- by Mount Saint Mary College

Good teachers work hard to get their students through the school year. Great teachers adapt to the unexpected and spark a love of learning that their students will cherish for a lifetime.

Mount Saint Mary College senior Kerry DeFelice of Ansonia, Conn. is going to be a great teacher.

"Headshot of Kerry DeFelice"

DeFelice, an English major on the Childhood and Special Education track, is completing her student teaching this semester. Her first placement was in Little Britain Elementary School in New Windsor, N.Y teaching second graders under her cooperating teacher, Ashley Scelia, a 2004 Mount graduate. Her current placement is in Cornwall Middle School, where DeFelice is teaching fifth graders under the tutelage of her cooperating teacher Jane McDonald, a 1993 Mount grad.

At first, student teaching during the COVID-19 pandemic was "a little difficult," DeFelice explained, adding, "This was definitely not like any fieldwork I've ever done before." But while COVID-19 has created educational hardships, it has also provided an opportunity for some very unique on-the-job training.

At Little Britain, some of DeFelice's students were attending classes virtually, while others were attending in person. It was a challenge to make sure each set of students was getting the same amount of attention, she explained. But regardless of modality, keeping up with every students' social and emotional needs is always a priority: "I always want to make sure my students are OK," she explained.

Thankfully, DeFelice's Mount education had prepared her well for the trials COVID-19.

"Student teaching in a pandemic is something everyone had to adjust to," she said. "But my professors at the Mount always said [teachers] have to be flexible. If you walk in with a plan, but you're able to change it and tweak it, that's the key to becoming a successful teacher."

She added, "The Mount taught me how to be a good teacher, but it also helped me realize I have the ability to do it by myself. I had it in me to do all of this, but the Mount was there and a really good resource to get that 'go get 'em' attitude out of me. The Mount isn't just a college, it's a place that helps you find what you're passionate about." 

Student teaching isn't the only way that DeFelice is putting her education skills to use. Throughout this semester, the Mount's Student Council of Exceptional Children (SCEC) has been offering virtual American Sign Language workshops for Mount students. DeFelice, an SCEC member, has been heading up these classes.

DeFelice became interested in sign language when she observed a high school classmate using it. Later on, she learned some signs through her cousin, who was an audiologist, but she wanted to take the next step and began teaching herself via YouTube video tutorials.

As more and more students are being taught in general education classrooms, the need for communicating with deaf or hard of hearing students is rising, DeFelice explained. For Mount students who are unable to take the college's American Sign Language course before graduating, DeFelice's virtual workshops help them to start utilizing basic sign language in their classrooms right away.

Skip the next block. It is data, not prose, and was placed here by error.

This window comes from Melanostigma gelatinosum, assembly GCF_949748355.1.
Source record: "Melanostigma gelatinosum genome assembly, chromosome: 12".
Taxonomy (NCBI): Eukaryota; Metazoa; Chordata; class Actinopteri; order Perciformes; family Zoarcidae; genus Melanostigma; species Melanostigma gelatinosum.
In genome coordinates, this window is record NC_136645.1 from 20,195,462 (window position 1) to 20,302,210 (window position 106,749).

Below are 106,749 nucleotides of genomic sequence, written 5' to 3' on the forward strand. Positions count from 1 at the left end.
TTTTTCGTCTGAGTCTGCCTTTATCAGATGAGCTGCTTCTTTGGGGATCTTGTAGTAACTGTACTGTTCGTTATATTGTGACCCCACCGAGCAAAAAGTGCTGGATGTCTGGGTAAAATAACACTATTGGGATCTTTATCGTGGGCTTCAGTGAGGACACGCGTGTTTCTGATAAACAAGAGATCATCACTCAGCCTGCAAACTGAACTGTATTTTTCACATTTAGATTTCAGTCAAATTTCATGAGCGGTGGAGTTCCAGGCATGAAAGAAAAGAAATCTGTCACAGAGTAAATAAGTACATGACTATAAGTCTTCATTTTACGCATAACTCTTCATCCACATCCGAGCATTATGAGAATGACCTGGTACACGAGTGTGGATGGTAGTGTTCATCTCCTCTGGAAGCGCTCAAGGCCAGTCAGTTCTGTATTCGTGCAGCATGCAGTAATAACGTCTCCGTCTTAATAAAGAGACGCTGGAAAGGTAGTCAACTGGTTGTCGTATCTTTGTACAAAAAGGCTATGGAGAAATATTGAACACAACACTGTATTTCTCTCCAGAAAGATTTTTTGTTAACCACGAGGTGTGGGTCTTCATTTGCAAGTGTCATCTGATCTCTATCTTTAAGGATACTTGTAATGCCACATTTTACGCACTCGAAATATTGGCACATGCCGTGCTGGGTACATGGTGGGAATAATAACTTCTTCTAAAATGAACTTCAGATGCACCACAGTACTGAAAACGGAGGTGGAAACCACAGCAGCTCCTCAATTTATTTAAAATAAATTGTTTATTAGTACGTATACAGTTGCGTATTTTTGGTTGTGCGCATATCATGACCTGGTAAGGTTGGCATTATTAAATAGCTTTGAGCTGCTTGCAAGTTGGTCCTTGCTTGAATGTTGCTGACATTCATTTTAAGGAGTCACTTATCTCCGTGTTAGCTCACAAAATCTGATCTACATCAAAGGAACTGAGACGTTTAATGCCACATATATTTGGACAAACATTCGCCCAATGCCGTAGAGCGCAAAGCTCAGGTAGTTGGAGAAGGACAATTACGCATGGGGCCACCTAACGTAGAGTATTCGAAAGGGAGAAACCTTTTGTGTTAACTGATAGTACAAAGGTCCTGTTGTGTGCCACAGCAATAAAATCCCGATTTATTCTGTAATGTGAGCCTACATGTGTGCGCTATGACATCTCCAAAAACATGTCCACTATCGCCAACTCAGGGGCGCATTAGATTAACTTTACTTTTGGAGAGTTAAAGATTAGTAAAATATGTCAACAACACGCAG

"Even if there aren't any students who are deaf or hard of hearing in your classroom, you can use signs as a way to acknowledge students without interrupting the lesson," DeFelice explained.

For example, some of the common signs (properly written in caps) DeFelice uses with her students at Cornwall Middle School include THANK YOU, YOU'RE WELCOME, WATER, and BATHROOM. These signs help the lesson to keep moving at a brisk pace – students can be given permission to head to the restroom with a single nod, side conversations are cut down to a few hand gestures, and so on.

It's a technique DeFelice will bring with her to her own classroom after graduation, she said.

As she looks towards the next steps in her career, DeFelice is also reflecting on what made her time at the Mount special. In addition to being an active member of the SCEC, she was proud to join the Mount's Habitat for Humanity and Aging United clubs, serve as the VP for Communications in the Mount's Student Government Association, and be inducted into the education honor society, Kappa Delta Pi.

"I love the community feeling of the Mount," she explained. "I come from a small town and a small high school, so I enjoyed the fact that all the professors know you, the administration knows you, and you get to know everyone in your class. It's a very tight-knit feeling."

It was that same community feeling that made her want to attend the Mount in the first place, she said: "When I talked to professors at open houses, they really cared about what I had to say. They really wanted me to succeed throughout my time here."

DeFelice credited her Education professors at the Mount with helping to mold her into the professional she is today, including Sonya Abbye Taylor, associate professor of Education and SCEC advisor; Janine Bixler, professor of Education; David Gallagher, associate professor of Education and division chair; and more. She also thanked her English professors, including Marie-Therese Sulit, associate professor of English and Director of the Mount's Honors Program; Rob Wakeman, assistant professor of English; and Peter Witkowsky, associate professor of English and Division of Arts and Letters chair.

"They've all helped me in different ways, like thinking about things in a broader way and digging deeper," DeFelice noted. "They also showed me how I can take the skills I've learned and apply them in my own classroom."

The future is looking bright for DeFelice, who has fallen in love with the Hudson Valley and is planning on finding a teaching job in the area before she begins work on a master's degree.


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